Behind the scenes of its ancient quays, container seaport and pastis sellers, the French city of Marseille is also the linchpin of Africa’s internet. Its high-tech data centres are vital for Netflix streaming, social media and cloud services, accessed via undersea cables.
Although African countries are among the world’s fastest-growing internet markets, many lack the digital infrastructure to enable faster speeds.
“What is very strange about the African data centre market is that a very large part of it is based in Marseille,” explains Stephen Beard, head of data centres at Knight Frank, the global real estate consultancy.
But that is changing fast. For instance, new high-speed subsea cables — some of them initiatives backed by Google and Facebook — will soon land at many coastal cities across the continent, helping to accelerate data transfer speeds.
Africa’s internet traffic is also staying closer to home as governments and companies look to store data less far away. That is driving demand for “co-location” centres, which rent out capacity. At the same time, internet exchange points, which direct local traffic and are often linked to data centres, are booming.
Africa currently accounts for barely 1 per cent of the world’s data centre capacity, but providers are racing to meet demand, says Xalam Analytics, an industry observer. Teraco, Africa’s biggest independent operator, has broken ground in Johannesburg on the continent’s largest data centre facility yet, aiming to lure top cloud computing providers as customers.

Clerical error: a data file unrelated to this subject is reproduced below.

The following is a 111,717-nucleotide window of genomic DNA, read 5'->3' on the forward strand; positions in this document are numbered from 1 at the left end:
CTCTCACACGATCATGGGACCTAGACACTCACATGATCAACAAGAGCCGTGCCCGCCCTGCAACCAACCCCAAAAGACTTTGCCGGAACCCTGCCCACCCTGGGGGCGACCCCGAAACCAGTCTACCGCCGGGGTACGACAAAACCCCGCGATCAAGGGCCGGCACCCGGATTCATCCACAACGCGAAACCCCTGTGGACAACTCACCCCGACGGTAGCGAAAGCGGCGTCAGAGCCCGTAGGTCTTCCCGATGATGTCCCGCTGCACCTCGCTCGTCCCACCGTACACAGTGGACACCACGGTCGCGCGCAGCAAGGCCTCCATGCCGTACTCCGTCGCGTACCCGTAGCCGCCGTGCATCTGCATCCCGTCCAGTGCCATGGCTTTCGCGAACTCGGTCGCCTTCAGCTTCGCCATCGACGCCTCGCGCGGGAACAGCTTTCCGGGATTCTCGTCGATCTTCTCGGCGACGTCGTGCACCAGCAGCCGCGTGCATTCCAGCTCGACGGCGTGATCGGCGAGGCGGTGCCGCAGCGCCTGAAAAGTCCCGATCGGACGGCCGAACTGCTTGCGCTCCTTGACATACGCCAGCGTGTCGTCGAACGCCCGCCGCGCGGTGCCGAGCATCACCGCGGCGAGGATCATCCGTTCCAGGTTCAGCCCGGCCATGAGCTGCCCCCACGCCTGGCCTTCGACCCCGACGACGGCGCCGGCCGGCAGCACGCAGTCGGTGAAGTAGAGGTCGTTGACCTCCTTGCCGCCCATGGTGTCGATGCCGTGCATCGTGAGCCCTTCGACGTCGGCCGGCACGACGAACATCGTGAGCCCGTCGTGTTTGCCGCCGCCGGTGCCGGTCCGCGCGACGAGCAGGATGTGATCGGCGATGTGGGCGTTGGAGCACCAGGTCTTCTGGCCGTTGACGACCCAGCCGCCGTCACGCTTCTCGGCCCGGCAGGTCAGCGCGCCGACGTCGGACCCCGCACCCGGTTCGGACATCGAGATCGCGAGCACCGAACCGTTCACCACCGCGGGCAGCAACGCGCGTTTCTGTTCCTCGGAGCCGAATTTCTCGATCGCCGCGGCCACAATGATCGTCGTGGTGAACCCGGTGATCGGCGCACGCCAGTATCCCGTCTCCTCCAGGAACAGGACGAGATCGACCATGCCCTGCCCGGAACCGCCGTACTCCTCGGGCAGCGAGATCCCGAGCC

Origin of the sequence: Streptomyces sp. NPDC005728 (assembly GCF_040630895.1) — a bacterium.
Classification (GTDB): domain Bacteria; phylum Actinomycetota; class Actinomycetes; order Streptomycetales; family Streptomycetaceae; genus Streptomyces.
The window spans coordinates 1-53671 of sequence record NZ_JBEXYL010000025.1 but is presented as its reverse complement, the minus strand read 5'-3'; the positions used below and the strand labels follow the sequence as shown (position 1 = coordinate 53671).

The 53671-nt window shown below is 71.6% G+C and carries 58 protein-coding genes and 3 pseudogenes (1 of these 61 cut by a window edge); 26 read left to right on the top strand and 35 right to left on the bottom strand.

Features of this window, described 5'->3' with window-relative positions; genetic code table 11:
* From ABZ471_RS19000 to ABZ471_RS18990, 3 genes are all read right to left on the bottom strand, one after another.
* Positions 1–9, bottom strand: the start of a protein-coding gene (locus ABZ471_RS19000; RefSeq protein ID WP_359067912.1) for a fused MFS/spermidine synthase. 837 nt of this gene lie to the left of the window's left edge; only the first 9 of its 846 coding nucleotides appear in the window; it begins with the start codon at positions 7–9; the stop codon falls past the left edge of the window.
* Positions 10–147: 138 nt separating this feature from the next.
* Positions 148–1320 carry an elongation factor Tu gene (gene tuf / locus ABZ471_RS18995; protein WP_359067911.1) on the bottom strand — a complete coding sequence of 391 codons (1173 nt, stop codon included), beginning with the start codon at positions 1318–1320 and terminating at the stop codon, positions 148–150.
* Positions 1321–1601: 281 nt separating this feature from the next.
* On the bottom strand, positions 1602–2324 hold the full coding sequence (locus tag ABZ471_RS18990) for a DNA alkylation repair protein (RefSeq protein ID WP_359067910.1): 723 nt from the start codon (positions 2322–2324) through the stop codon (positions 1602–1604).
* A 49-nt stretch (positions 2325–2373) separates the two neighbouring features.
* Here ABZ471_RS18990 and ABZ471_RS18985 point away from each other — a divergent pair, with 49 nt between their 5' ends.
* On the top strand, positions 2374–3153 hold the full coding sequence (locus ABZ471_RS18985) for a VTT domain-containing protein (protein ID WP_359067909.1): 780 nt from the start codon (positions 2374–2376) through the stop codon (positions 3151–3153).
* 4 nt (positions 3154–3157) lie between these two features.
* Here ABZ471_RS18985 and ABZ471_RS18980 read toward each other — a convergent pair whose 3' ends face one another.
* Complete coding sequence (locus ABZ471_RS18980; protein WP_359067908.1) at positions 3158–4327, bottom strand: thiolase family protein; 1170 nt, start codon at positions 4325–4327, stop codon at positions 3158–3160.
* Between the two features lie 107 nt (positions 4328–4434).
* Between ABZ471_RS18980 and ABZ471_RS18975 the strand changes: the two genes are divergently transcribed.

“Public cloud services growth has averaged 40 per cent a year since 2017,” says Guy Zibi, Xalam’s founder. “This is arguably the biggest digital gap Africa has faced in the modern era.”
Global investors are rushing to fill that gap. Last year, Actis — the private equity group — set up a $250m platform to invest in regional data centres, including a stake in Nigeria’s Rack Centre. In March, Old Mutual-backed Africa Infrastructure Investment Managers acquired a majority stake in what will be Ghana’s biggest data centre.
While office buildings and shopping centres have lost investment appeal because of the pandemic’s effect on working patterns, data centres stand to profit from the trend of working from home. But they do not come cheap. It costs an average of $10m per megawatt to equip a data centre, says Knight Frank, and the sites require high rates of uptime.
But, as the industry comes under pressure to cut carbon emissions, Africa’s power deficit could attract investors keen to back renewables, Beard says. Already, the biggest data centre in eastern Africa, being built by Liquid Telecom in Nairobi, is to be solar-powered.